Trini Lopez, the pop singer and guitarist who also played in Robert Aldrich’s “The Dirty Dozen”, died on Tuesday of complications from COVID-19.
Palm Springs Life magazine reported his death for the first time; He is a longtime resident of the desert. Filmmakers P. David Ebersole and Todd Hughes recently completed a documentary about his life, which was featured in the magazine.
Born in Trinidad Lopez III in Dallas, Texas, his parents were from Mexico. Lopez started playing in bands at the age of 15 and in 1958 his Big Beats group signed with Columbia Records after recording with Buddy Holly producer Norman Petty. Lopez went solo shortly after and signed to King Records, with whom he released a series of unsuccessful singles before leaving the label in 1962. He quickly scored residency at PJ’s nightclub in Los Angeles. where Frank Sinatra watched his show and signed him. Reprise Records in 1963.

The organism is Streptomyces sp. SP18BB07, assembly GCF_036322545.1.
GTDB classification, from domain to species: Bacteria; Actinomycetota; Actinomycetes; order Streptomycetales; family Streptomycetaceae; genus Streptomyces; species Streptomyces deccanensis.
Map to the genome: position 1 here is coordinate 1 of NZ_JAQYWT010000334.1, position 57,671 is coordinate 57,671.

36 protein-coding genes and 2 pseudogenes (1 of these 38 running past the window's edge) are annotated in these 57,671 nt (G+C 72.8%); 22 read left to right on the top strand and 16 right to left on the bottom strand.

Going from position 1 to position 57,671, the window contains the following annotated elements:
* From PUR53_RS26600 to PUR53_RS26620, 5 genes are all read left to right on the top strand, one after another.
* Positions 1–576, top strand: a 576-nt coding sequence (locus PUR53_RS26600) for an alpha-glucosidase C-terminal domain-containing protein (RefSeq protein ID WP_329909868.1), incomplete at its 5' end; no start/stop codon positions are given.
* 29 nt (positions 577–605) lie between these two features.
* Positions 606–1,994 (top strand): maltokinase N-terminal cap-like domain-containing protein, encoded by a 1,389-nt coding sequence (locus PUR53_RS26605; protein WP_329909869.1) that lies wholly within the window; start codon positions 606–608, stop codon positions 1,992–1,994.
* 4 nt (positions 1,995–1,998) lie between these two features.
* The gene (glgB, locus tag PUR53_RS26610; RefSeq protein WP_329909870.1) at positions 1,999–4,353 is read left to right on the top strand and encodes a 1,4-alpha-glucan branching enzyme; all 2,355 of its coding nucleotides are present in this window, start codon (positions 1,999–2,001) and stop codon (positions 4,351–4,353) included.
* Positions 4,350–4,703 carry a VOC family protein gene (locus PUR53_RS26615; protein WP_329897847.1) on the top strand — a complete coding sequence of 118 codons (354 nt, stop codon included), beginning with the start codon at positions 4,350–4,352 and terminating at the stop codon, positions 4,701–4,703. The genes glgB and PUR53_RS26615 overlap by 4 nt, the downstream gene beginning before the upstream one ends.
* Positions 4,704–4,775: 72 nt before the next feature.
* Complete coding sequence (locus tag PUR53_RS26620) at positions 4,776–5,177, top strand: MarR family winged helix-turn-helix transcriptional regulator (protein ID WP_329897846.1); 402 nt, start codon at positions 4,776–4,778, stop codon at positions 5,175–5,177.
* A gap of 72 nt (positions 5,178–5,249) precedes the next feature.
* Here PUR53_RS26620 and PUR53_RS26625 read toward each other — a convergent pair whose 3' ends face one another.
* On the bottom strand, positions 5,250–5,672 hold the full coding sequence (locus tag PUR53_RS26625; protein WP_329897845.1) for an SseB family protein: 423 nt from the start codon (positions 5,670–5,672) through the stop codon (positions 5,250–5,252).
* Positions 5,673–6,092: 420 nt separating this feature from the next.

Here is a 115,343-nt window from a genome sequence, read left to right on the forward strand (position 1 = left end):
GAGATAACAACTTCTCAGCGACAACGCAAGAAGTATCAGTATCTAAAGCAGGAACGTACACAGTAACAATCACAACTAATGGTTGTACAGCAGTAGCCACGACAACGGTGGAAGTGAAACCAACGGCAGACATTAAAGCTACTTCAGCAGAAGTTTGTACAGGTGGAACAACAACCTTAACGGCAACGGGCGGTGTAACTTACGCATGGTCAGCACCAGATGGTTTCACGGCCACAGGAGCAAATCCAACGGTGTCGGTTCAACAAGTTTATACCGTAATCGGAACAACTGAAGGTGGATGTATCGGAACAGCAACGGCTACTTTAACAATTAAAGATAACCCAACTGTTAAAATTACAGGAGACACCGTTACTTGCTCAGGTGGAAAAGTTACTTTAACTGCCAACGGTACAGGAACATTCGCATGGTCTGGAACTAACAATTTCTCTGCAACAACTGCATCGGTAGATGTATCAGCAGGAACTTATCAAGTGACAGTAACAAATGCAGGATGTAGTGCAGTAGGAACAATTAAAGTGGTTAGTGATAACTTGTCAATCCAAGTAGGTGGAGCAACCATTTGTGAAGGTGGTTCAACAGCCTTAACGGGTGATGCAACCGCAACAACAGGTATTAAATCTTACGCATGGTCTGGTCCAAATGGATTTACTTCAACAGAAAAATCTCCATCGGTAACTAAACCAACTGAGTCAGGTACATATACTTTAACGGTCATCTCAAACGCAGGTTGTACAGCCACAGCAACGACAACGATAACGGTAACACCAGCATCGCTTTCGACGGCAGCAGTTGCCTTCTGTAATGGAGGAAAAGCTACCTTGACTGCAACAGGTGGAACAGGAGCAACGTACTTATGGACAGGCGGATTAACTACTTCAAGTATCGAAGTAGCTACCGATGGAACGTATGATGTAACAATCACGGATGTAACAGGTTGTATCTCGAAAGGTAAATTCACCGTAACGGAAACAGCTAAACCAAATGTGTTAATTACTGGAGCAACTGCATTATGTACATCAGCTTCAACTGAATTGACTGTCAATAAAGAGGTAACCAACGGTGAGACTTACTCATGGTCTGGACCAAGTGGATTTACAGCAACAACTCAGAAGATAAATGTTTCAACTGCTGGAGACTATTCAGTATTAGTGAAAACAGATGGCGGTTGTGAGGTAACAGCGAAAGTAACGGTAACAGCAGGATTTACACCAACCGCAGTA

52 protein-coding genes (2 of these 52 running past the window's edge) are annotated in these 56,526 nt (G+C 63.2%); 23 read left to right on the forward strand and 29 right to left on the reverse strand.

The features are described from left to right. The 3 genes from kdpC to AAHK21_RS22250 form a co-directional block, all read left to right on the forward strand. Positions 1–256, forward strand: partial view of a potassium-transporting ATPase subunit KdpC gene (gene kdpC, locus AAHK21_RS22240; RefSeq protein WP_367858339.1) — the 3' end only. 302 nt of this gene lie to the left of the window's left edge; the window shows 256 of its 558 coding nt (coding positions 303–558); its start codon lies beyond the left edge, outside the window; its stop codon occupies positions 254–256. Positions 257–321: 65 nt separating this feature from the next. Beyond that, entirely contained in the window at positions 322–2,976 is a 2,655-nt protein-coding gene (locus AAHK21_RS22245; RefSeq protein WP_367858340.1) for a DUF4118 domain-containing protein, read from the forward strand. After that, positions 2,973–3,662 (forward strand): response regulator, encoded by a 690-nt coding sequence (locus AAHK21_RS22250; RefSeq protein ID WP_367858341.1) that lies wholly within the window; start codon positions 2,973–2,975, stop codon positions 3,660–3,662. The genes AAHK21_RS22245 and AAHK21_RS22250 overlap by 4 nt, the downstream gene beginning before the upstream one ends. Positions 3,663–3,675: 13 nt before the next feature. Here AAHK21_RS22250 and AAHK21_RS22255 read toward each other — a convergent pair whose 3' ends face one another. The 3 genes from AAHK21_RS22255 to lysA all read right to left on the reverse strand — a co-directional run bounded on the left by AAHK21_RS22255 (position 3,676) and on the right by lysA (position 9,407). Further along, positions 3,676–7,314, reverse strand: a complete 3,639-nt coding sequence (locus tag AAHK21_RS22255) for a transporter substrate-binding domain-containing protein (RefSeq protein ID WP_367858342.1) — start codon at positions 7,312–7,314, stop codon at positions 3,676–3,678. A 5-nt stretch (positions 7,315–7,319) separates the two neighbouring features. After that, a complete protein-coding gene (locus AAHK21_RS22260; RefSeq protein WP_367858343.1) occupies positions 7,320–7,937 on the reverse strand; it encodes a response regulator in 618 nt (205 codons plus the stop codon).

That year, his debut album, “Trini Lopez at PJ’s”, which included a cover of “If I Had a Hammer”, was a huge global hit, topping charts in many countries and reaching number one. 3rd in America. Another live album followed, along with more hits over the next few years, including “Lemon Tree”, “I’m Comin ‘Home, Cindy”, “Sally Was a Good Old Girl”, “Michael” , “Gonna Get Along Without Ya ‘Now” and “Bush Bramble.”
He starred in the 1967 fictional World War II film “The Dirty Dozen” alongside stars such as Charles Bronson, Ernest Borgnine, John Cassavetes, Lee Marvin, Donald Sutherland and Telly Savalas, but is known. to many more of them at that time because of his successful music career. Lopez also appeared on television in “Adam-12” and “The Hardy Boys / Nancy Drew Mysteries.” During the peak of popularity in the mid-1960s, he designed two guitars for the Gibson Guitar Company.
While his chart success and acting roles ended after the 1960s, he continued to release albums and perform regularly – especially in Las Vegas and his hometown of Palm Springs. He was awarded a star on Palm Springs Avenue of Stars in 1993 and on Las Vegas’ Avenue of Stars 2008.
Information about survivors was not immediately available.